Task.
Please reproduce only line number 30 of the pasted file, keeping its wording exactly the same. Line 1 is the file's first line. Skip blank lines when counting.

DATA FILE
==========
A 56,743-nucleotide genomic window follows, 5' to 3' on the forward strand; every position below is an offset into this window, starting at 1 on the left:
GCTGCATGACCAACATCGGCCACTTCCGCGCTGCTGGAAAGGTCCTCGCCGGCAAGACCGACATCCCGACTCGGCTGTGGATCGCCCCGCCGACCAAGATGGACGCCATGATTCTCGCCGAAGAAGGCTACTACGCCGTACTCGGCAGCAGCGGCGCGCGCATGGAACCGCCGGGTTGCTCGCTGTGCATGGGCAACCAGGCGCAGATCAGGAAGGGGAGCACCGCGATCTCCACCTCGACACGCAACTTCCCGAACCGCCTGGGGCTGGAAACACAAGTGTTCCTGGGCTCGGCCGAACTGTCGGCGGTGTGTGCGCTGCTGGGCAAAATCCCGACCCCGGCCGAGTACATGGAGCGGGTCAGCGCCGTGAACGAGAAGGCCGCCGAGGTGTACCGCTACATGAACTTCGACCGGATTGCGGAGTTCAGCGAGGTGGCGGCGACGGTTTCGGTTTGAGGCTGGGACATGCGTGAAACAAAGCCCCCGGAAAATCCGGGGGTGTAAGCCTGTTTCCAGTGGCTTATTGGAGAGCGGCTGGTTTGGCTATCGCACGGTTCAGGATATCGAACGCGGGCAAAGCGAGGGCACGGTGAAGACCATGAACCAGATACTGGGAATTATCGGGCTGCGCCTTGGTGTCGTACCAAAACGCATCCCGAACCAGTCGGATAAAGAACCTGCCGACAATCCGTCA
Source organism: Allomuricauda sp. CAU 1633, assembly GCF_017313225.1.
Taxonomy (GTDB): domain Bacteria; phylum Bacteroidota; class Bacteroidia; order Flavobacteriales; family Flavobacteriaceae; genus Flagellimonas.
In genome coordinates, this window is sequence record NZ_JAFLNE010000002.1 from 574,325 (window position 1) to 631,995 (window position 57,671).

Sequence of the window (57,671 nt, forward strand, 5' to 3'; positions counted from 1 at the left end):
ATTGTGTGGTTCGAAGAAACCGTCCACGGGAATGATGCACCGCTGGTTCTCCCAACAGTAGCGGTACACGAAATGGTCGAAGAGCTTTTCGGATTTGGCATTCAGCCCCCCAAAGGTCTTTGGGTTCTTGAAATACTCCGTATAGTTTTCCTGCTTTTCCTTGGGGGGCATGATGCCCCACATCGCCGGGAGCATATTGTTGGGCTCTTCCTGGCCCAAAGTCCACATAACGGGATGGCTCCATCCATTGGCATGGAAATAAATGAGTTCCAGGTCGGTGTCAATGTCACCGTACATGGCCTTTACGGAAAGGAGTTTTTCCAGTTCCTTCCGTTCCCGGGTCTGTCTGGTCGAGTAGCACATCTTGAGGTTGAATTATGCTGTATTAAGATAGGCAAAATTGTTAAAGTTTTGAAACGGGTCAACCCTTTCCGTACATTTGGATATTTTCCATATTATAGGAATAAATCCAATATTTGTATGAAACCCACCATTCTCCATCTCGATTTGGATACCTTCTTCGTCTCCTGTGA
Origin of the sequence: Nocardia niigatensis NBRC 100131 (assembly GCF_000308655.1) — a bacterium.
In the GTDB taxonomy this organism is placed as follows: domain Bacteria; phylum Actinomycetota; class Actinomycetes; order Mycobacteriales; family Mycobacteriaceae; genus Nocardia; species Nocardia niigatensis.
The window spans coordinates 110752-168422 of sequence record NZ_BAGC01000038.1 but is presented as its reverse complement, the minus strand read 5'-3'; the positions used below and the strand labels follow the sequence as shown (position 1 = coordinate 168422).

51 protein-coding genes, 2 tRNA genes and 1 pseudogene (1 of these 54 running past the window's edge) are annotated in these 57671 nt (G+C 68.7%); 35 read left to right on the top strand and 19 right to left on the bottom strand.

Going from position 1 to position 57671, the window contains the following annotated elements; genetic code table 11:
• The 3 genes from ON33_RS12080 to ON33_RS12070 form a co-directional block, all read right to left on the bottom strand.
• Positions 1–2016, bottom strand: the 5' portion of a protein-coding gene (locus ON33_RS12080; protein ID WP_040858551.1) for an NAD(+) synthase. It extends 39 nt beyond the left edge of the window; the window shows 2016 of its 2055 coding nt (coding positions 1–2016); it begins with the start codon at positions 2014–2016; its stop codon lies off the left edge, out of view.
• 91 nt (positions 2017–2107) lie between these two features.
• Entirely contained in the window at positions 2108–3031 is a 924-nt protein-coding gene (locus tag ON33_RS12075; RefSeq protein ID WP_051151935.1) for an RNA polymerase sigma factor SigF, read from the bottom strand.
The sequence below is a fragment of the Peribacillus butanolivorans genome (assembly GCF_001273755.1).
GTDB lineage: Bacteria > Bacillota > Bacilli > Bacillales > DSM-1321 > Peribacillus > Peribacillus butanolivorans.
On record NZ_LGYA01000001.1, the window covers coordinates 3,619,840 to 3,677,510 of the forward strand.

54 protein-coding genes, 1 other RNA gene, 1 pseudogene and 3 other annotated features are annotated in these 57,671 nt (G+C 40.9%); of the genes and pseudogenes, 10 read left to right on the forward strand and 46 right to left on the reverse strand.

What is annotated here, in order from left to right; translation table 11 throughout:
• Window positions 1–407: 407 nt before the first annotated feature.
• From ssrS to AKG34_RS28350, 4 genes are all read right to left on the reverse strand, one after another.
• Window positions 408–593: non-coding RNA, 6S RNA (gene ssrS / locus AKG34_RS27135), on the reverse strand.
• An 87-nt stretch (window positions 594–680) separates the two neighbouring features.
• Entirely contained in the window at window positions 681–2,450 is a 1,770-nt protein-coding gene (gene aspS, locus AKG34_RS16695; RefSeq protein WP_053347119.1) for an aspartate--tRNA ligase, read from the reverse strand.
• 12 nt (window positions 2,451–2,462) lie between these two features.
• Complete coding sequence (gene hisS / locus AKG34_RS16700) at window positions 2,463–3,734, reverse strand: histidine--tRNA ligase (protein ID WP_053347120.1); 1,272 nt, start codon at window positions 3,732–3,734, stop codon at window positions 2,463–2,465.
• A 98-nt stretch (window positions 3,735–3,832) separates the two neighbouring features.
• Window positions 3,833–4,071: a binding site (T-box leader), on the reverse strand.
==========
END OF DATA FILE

• Window positions 3,833–4,071: a binding site (T-box leader), on the reverse strand.